An FCC official revealed more details about how the nationwide public-safety mobile broadband network will come to fruition. Jamie Barnett, chief of the FCC's public safety and homeland security bureau, indicated the FCC plans to establish an interoperability center and rule on individual 700 MHz broadband waiver requests by mid-summer. The commission is also looking to prepare for a D Block auction next year and lobby Congress to fund the rollout of the public-safety network.
The FCC is considering a draft order to establish the Emergency Response Interoperability Center (ERIC) to help give technical advice to make sure the public-safety network is interoperable nationally. Creating ERIC will allow the FCC to act on waiver requests from cities that want to move ahead quickly to build their own 700 MHz broadband network.
Barnett also indicated the FCC is preparing to auction the D Block to commercial bidders in either the first quarter or the second quarter of 2011.
"The plan is to sell the D Block--Congress has designated that for commercial use and has mandated that it be auctioned," he said. "I know that there is a mystical and spiritual bond between public safety and the D Block, but the fact of the matter is that the D Block was never given to public safety."
The FCC is aiming for a situation where the public-safety network would operate in spectrum once reserved for the Public Safety Spectrum Trust (PSST). In 2007 the FCC issued the PSST a nationwide Public Safety Broadband License for 12 MHz of broadband spectrum in the upper 700 MHz band. The D Block portion of the 700 MHZ band was supposed to be auctioned off as part of the larger 700 MHz spectrum auction in 2008 to a commercial licensee. The winner of the D Block was to form a public-private partnership with the PSST to build out the network.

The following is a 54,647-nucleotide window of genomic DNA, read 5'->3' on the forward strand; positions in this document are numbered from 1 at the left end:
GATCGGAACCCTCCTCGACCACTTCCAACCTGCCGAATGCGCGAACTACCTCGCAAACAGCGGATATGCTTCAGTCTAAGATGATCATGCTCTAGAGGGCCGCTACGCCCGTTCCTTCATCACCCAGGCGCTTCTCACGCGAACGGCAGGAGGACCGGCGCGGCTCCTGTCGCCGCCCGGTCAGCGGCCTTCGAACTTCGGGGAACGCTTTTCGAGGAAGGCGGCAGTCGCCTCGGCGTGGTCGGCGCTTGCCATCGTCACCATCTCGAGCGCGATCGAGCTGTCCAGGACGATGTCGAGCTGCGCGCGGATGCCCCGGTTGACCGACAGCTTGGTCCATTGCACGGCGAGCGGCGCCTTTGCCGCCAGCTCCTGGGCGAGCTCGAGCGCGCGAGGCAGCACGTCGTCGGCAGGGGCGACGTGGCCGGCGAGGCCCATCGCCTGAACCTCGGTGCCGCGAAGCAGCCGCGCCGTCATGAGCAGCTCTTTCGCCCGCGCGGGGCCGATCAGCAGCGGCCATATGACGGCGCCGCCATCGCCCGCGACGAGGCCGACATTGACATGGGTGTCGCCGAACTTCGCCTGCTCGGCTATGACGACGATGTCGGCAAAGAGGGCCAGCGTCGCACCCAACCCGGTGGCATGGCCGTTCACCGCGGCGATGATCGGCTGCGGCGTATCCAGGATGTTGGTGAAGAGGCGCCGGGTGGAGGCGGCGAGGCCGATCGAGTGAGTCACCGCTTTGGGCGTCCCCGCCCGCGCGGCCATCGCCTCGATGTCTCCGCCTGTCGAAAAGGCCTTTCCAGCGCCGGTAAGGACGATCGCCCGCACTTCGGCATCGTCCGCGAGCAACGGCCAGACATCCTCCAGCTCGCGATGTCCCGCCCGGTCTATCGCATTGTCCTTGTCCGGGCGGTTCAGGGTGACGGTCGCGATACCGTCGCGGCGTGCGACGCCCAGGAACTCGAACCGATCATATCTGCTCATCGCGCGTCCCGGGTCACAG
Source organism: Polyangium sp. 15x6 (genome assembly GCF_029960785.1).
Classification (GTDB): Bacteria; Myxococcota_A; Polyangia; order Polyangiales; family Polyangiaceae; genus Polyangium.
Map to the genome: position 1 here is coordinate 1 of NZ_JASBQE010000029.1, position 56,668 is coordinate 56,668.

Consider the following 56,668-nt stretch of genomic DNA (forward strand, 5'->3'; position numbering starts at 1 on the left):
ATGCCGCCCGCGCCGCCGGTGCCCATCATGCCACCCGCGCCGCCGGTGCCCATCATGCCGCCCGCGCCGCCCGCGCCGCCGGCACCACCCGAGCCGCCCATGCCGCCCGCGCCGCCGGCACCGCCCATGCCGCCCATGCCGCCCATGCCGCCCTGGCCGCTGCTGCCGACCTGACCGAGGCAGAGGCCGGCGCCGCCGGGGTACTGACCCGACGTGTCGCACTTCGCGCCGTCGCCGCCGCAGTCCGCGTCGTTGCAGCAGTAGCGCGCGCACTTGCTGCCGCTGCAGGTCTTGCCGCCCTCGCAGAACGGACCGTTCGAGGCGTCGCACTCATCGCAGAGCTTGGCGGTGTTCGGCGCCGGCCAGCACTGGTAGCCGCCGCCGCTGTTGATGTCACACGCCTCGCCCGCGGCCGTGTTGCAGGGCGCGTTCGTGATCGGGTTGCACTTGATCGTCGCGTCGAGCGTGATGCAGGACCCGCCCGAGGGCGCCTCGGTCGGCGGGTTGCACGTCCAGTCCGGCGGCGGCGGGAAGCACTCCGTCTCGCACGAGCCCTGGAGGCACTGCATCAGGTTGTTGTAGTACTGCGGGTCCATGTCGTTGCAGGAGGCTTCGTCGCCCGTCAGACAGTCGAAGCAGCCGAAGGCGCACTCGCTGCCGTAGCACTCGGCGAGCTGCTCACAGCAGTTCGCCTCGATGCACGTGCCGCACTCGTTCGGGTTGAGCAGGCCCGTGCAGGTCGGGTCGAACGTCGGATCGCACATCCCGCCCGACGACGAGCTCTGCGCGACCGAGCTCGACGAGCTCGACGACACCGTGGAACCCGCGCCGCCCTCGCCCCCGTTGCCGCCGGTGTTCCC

If the network is unavailable because of capacity problems or outages, public-safety users would be allowed to roam on commercial LTE networks with priority access.
Of course, funding is a critical element of the network. The network, which will be based on LTE, is expected to cost $6.5 billion to construct--if it is done in conjunction with commercial deployments. If this simultaneous building isn't accomplished, the FCC has said that deployment cost will double.
"One of the things I've been trying to convey to our public-safety leaders is that, without funding, there will not be a nationwide, interoperable public-safety network," Barnett said. "This is a carefully crafted plan that takes advantage of the commercial 4G buildouts to save public safety and state and local governments literally billions of dollars. That puts a time element into it--it has to occur soon, so you can catch that buildout."
- see this Urgent Communications article
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